5.3.1 Work generation is the process of determining the maintenance workload in the facilities maintenance management system. A part of work generation is documenting the workload in the CMMS. Facilities maintenance work comprises recurring and nonrecurring maintenance work. Recurring work includes PM, PT&I, grounds care, central utility plant O&M, and the facilities condition assessment program. The recurring maintenance programs, customer needs, and facilities and equipment failures generate nonrecurring maintenance work in most cases.

5.3.2 Facilities Maintenance Work. A significant portion of the facilities maintenance workload results from ownership and inventory. This is largely recurring/repetitive work that can be predicted based on knowledge of the maintainable facilities and collateral equipment and utilizing NASA's RCM program. (See Chapter 7, Reliability Centered Maintenance.) This work forms the basic elements of the AWP. Examples of this work include PM, PT&I, PGM, and recurring work, such as grass cutting and relamping. The scope and extent of these kinds of work are typically defined when a facility is acquired. (See Chapter 8, Reliability Centered Building and Equipment Acceptance.)

5.3.3 Facilities Condition Assessment Program. In effective facilities maintenance programs, most of the facilities maintenance work other than PM and operator maintenance is generated from the facility condition assessment program and predictive testing conducted by or under the auspices of the facilities maintenance organization. Condition assessments are evaluations of Center facilities, including collateral equipment, utilizing continuous inspections, PT&I, and CMMS data. The inspections include those occurring during day-to-day maintenance operations; operator, user, and facility manager inspections; and separate supplemental inspections. The Center's CMMS, TC, and repair data are evaluated as part of the condition assessment to determine trends that can be used in evaluating the condition of a facility and its maintenance program. The facility condition assessments are used to validate and update the Center's AWP, DM, ROI, and 5-Year Plan. Chapter 10, Facilities Maintenance Standards and Actions, describes the condition assessment program and its inspections.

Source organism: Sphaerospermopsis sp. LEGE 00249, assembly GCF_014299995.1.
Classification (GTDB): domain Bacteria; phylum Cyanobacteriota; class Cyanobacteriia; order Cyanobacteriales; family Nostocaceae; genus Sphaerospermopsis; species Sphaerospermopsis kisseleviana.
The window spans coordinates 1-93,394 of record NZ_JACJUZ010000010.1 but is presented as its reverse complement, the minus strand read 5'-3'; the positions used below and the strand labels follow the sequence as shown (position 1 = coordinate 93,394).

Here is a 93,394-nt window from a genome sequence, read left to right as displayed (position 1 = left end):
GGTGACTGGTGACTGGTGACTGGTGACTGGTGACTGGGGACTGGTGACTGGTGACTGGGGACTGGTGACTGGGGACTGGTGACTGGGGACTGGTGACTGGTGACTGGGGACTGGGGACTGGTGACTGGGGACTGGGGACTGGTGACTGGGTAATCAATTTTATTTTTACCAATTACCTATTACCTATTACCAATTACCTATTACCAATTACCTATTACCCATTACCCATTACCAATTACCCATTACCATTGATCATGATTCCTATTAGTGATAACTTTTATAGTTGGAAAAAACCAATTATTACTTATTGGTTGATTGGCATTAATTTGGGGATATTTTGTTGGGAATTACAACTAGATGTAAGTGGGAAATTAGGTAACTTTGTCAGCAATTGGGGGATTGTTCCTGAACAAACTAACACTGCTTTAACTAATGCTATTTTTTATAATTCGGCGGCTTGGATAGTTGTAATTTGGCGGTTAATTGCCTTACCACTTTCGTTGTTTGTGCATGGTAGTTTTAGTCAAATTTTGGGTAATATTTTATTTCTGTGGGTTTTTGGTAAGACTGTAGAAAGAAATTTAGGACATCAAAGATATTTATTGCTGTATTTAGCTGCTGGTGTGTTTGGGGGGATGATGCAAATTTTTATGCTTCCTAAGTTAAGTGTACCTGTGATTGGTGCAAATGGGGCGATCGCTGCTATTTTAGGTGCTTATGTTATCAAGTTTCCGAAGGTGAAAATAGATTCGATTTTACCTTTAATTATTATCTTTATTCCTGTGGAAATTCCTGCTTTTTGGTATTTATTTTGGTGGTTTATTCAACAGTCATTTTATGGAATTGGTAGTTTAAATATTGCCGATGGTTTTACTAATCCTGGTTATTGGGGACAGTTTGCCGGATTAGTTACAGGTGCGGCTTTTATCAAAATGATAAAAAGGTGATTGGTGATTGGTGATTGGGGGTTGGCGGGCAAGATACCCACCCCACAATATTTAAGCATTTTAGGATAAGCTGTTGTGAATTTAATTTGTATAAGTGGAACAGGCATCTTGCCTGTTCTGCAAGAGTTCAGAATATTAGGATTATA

5.3.4 Trouble Calls Normally, TCs are reported to the work reception desk. Operating the work reception desk is one of the functions performed by the work control center (see section 5.4, Work Control Center). It is recognized that at some Centers, the term "trouble call" means anything that is wrong and needs correcting. Therefore TCs coming to a work control center shall be evaluated. Only facilities maintenance and repair items should be included in the facilities program. Other items such as a coffee spill on a carpet, weeds that need to be removed, a floor needing to be cleaned, supplies needed in a restroom, ants or bugs in a desk needing pest control, should be assigned or passed along to the appropriate program. TCs shall be properly coded to maintain records for facilities evaluations and budgets. Although TCs can be placed by anyone, the recommended practice is to designate one individual in each major building or organization as the point of contact for placing TCs. This minimizes duplication of effort and simplifies work tracking. Emergency calls are accepted from anyone. In recognition of the limited scope of work covered by a TC, it is normally not estimated or scheduled, but it is tracked for execution. Appendix D, Figure D-1, is a sample format with data element definitions for a TC ticket that can be used to document and track TCs. This format should be automated to permit entering the request in the CMMS at a computer terminal and automatically issuing the work order to the shops. All documents and records should be filed and retained in accordance with guidance provided in NPR 1441.1.